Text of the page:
We had dinner at a really delicious vegetarian Indian restaurant which was staffed by people enrolled in an adjacent school, and ran entirely on donations! We then bummed around Chinatown (as every city has one...) and retired for the night. Our next stop was Vietnam!

Monday, December 28, 2009

12/20 Show at Owen's House

On 12/20 Disowned was slated to play a show with Active Aggressive, Digne Y Rebelde, and Drugshit (all local hardcore/punk bands) and Malady from Tiajuana, Mexico - but they cancelled. I designed the flyer below, I will scan in a better copy when I get to a good scanner at work.

We had extended our set from a scant five to a meaty eight, plus a holiday favorite - 'Fuck Christmas' by FEAR. The acoustics were pretty off but people enjoyed our new material and extended set.

Fun fact: Owen and Jorge (the lead singer for All Systems Fail/
guy in the background) are wearing the same shirt from this LA
noise punk band Dead Noise we met a couple days earlier at a show.

Michael is hilarious to watch drum - besides being an amazing
drummer he gets really into it and makes faces.

The obligatory shot of me looking goofy and focused.

This picture will make more sense in a paragraph.

Next up was Active Aggressor - a local favorite who play fast, female fronted old school hardcore. Everyone loves them and since they have been around for a while, sing along and get really really riled up.

Which is why while moshing, someone busted through the window that Owen is standing on in the above picture. I fortuitously captured the exact moment of Owen seeing someone go through his ground floor window. Also in the picture - just to the right of Owen - is my good friend Marek, who came up from Austin, TX for the holidays.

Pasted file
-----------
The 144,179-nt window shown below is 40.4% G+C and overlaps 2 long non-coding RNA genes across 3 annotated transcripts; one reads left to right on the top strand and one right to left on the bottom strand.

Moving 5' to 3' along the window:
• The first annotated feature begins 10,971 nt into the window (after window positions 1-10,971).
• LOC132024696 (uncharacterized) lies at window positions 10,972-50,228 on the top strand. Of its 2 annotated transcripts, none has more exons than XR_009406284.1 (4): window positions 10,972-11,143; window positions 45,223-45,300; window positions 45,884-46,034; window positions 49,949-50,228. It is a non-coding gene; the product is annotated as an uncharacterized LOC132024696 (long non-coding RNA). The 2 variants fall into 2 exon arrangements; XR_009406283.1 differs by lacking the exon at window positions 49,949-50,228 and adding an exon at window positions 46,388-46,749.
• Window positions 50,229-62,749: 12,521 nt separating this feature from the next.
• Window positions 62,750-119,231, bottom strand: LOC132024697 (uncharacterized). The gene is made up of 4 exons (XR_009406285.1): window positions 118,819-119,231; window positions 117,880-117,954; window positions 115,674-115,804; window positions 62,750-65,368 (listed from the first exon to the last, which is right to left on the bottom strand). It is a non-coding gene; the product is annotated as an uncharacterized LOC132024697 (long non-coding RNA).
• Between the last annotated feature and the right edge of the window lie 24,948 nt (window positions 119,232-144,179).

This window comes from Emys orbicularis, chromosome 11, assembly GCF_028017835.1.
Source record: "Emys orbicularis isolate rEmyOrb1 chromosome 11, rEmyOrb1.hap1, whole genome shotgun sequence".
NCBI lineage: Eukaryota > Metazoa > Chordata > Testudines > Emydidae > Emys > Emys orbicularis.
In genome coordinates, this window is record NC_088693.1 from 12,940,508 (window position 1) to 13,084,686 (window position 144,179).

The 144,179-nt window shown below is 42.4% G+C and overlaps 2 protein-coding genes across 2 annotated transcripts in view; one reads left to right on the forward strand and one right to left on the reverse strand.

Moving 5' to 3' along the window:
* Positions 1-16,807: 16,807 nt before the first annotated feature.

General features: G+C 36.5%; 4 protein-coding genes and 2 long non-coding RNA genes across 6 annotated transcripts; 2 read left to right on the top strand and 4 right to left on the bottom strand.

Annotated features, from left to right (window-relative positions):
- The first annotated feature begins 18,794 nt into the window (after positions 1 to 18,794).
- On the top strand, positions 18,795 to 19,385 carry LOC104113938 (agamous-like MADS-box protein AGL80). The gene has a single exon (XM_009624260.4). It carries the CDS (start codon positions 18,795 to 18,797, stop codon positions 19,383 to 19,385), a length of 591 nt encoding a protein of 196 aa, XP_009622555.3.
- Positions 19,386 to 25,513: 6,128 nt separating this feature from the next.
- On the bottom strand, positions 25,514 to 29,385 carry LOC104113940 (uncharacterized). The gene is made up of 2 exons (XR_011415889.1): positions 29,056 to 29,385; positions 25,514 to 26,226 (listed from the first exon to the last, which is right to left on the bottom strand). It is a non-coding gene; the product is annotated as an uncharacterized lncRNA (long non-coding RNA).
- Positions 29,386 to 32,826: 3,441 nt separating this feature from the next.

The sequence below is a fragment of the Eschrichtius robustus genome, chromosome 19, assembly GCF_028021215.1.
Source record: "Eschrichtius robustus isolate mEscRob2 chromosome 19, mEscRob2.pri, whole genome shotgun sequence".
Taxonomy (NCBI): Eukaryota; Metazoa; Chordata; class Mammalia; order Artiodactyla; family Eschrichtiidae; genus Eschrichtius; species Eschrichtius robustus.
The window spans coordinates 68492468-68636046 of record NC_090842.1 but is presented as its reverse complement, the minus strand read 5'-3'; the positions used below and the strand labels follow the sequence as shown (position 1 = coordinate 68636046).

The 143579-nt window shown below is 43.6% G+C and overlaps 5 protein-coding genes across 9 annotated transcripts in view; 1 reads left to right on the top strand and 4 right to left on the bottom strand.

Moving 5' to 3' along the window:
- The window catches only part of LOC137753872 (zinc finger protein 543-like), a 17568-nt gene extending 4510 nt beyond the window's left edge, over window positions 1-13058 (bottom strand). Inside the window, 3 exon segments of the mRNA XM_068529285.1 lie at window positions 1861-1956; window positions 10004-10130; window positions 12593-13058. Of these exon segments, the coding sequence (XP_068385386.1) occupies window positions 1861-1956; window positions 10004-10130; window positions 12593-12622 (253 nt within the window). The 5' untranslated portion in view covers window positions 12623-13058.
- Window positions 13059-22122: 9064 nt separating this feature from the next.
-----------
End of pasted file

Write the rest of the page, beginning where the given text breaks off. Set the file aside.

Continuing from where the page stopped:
Thanks to my quick thinking and Boy Scout training, I was able to make this awesome cardboard sheet by cutting up liquor boxes and interlocking them. Owen is stressed out as hell because it was about -15 C outside and there is a broken window. Marek is also in the picture, looking like a jolly Polack.

Awesomely enough, Active Aggressive kept playing the entire time with people moshing. After the set, and after we had patched up the window, without even asking people got a donation bowl together and in a couple of minutes everyone had pitched in enough to cover the new window and then some. It was pretty cool. It got me thinking about how Salt Lake has a tight knit enough group of people who will:

a) allow a show in their houses for extremely loud, gross, scary looking kids
b) play free shows - I have never been to a hardcore/punk show with a ticket or cover price
c) the moment something goes down - be it someone falling down in the pit, being out of gas/needing a ride, or crashing through a window - there are immediately twenty pairs of hands willing to give everything they have to help out.

I constantly scrutinize people, and can't help but wonder "What is their life worth? What are they doing that is worthwhile to justify their continued breathing?" I am usually pressed to come up with anything. Now, whenever I do that at a show, I can tell myself "These people will be good to each other and help to their fullest extent." It's more than I can say for most of humanity.